Ancient Athenians resemble modern Americans in their moral discomfort with empire. Athenians had power and used it ruthlessly, but the infliction of suffering did not mesh well with their civic self-image. Embracing the concepts of democracy and freedom, they proudly pitted themselves against tyranny and oppression, but in practice they were capable of being tyrannical. Pity and Power in Ancient Athens argues that the exercise of power in democratic Athens, especially during its brief fifth-century empire, raised troubling questions about the alleviation and infliction of suffering, and pity emerged as a topic in Athenian culture at this time. The ten essays collectively examine the role of pity in the literature, art, and society of classical Athens by analysing evidence from tragedy, philosophy, historiography, epic, oratory, vase painting, sculpture, and medical writings.
• Interdisciplinary collection of essays • Central issue has contemporary relevance • Contributes not merely to the social and cultural history of Athens, but to the history of emotion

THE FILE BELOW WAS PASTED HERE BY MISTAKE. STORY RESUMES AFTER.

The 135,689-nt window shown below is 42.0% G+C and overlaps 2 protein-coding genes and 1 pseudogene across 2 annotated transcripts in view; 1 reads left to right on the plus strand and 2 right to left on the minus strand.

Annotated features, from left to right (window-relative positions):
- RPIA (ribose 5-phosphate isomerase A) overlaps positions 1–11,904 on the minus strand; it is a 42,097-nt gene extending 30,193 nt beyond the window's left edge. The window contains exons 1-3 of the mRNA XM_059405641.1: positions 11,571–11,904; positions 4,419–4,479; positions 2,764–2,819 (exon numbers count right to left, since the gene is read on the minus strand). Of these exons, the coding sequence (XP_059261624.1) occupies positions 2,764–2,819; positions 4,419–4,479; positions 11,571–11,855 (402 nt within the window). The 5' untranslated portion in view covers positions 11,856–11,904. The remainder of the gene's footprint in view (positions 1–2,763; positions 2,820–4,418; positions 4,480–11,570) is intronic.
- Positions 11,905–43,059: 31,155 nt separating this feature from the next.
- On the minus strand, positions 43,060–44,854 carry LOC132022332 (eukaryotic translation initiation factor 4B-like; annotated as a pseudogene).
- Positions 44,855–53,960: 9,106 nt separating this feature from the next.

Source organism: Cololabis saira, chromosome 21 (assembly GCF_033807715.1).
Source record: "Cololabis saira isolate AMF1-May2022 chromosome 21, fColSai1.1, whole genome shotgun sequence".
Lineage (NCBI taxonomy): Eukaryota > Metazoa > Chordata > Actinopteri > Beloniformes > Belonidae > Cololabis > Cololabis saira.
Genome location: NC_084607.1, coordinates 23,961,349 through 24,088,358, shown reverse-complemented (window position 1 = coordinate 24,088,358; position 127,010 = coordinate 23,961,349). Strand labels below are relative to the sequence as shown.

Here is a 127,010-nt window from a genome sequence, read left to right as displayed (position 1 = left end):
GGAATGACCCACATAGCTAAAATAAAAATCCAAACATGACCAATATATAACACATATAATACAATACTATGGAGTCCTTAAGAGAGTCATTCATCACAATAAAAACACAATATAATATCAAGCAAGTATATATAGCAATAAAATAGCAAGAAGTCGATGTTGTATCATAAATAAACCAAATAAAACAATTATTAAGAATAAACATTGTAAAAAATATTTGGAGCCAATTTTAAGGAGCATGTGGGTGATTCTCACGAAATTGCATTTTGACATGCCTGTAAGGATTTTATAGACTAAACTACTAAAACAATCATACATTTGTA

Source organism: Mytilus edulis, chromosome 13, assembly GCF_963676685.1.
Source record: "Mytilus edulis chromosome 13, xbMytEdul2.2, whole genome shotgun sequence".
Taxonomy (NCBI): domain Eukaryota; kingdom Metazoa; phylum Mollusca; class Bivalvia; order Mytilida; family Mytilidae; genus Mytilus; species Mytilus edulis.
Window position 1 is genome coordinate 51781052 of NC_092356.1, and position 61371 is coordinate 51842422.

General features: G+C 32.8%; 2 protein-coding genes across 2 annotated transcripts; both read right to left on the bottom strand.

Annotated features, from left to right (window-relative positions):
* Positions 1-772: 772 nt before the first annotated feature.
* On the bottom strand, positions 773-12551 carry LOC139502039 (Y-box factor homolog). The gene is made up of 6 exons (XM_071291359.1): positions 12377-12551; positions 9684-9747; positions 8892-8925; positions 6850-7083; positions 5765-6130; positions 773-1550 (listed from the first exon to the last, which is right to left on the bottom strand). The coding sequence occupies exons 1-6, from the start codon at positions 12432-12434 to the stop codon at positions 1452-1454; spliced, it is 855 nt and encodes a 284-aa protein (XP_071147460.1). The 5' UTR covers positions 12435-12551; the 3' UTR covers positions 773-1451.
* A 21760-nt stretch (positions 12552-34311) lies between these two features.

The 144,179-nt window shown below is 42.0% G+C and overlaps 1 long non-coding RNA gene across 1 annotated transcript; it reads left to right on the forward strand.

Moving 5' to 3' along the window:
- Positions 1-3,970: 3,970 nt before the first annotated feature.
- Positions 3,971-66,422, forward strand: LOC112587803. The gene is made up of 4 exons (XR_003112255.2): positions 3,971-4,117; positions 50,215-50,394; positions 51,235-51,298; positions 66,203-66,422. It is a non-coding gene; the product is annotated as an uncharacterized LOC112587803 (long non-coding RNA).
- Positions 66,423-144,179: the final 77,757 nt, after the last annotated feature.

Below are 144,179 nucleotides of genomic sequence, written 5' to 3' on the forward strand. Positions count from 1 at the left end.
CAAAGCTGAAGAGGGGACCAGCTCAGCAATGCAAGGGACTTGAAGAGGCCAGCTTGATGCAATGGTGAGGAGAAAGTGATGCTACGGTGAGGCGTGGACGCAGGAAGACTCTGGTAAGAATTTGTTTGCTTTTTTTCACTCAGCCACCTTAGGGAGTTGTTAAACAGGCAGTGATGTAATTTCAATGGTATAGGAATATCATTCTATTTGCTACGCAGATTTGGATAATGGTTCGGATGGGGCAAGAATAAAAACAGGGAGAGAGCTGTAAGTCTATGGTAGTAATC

1. The nature of pity Rachel Hall Sternberg; 2. Pity and politics David Konstan; 3. The pitiers and the pitied in Herodotus and Thucydides Donald Lateiner; 4. A generous city: pity in Athenian oratory and tragedy; 5. Athenian tragedy: an education in pity James F. Johnson and Douglas C. Clapp; 6. Engendering the tragic Theates: pity, power, and spectacle in Sophocles' Trachiniae Thomas M. Falkner; 7. Pity in classical Athenian vase painting John H. Oakley; 8. The civic art of pity Aileen Ajootian; 9. A crying shame: pitying the sick in the Hippocratic corpus and Greek tragedy Jennifer Clarke Kosak; 10. Pity in Plutarch Christopher Pelling.
Review of the hardback: 'This is a fascinating and thought-provoking study of an unusual topic.' CA News
Review of the hardback: '… it brings together experts is this field to give a broad range of views on the subject … an excellent introduction to the study of accient emotions and pity in particular … a very worthwhile contribution to the study of ancient emotions.' Journal of Classics Teaching